Verily, it is a great thing to believe in gods that care; it soothes the grief of the believer. Though my secret heart hopes in an intelligent Providence, yet when I look at all the misfortunes of men and their actions, the hope fails me (3).

This posting sounds like my same song, many verses later. I suppose it is, but for me I’m simply in a continual (and perhaps eternal, as far as my life goes) process of trying to figure “it” out (“What’s ‘it’ all about, Alfie?”).

Life review occurs naturally in the lives of older adults as they become aware of their mortality and work to address unresolved conflicts from earlier life stages, while addressing events across the life cycle. This process enables older adults to review and assess past experiences and helps older adults prepare for death (4).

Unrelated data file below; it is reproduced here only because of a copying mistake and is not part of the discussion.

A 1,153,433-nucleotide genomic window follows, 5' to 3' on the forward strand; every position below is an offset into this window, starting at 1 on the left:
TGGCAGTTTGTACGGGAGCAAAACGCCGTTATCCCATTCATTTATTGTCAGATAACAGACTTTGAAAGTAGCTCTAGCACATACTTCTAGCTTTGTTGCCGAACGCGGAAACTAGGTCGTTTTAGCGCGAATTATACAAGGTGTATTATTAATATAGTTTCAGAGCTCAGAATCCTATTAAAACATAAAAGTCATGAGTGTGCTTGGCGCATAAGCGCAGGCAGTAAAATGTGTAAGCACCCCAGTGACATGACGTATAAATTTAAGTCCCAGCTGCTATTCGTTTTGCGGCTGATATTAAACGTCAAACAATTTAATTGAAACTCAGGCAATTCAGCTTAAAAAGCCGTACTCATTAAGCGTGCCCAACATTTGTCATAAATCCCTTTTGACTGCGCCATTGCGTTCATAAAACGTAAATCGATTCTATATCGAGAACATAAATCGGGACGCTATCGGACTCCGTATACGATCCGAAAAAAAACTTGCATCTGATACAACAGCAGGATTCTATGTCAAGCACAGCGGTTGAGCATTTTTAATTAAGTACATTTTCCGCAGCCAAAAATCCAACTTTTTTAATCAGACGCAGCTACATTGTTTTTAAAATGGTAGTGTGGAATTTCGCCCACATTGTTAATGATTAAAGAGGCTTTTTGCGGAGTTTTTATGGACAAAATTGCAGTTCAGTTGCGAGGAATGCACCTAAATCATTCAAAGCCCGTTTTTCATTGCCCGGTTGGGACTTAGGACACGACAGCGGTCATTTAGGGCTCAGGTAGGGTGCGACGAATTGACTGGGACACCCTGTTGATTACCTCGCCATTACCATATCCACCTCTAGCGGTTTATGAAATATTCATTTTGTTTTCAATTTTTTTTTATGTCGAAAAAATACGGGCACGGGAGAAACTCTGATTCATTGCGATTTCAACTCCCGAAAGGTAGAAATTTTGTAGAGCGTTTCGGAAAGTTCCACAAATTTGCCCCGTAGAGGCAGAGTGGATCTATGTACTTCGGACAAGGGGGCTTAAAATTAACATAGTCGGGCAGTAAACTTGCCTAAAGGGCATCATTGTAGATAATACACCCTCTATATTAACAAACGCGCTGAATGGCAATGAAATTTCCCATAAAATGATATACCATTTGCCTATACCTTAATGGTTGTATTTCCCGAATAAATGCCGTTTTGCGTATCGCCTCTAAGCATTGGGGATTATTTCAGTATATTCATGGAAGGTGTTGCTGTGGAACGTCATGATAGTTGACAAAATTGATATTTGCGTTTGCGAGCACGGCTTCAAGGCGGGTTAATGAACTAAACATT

This is the sort of sophomoric questioning I should have done years ago. But I’m reviewing and assessing past experiences. And—don’t freak—preparing for death. I didn’t say I’m expecting to die soon (unless you understand how “soon” twenty or so more years is in relation to, say, the time it takes light to get here from Alpha Centauri). But one must be prepared, no?

My sister and I have had a gratingly difficult week. She can’t return to the skilled nursing facility to see Dad for five months because chemotherapy will compromise her immune system. Will he last that long? He weighs about as much as his age. His speech is limited to about five comprehensible words in a row.

Clearly, spirituality, whether expressed through a religious, social, or secular context, has a positive effect on the physical and emotional realities of aging. The fact that life has an inevitable end is easier to accept with the application of the balm of spirituality (5).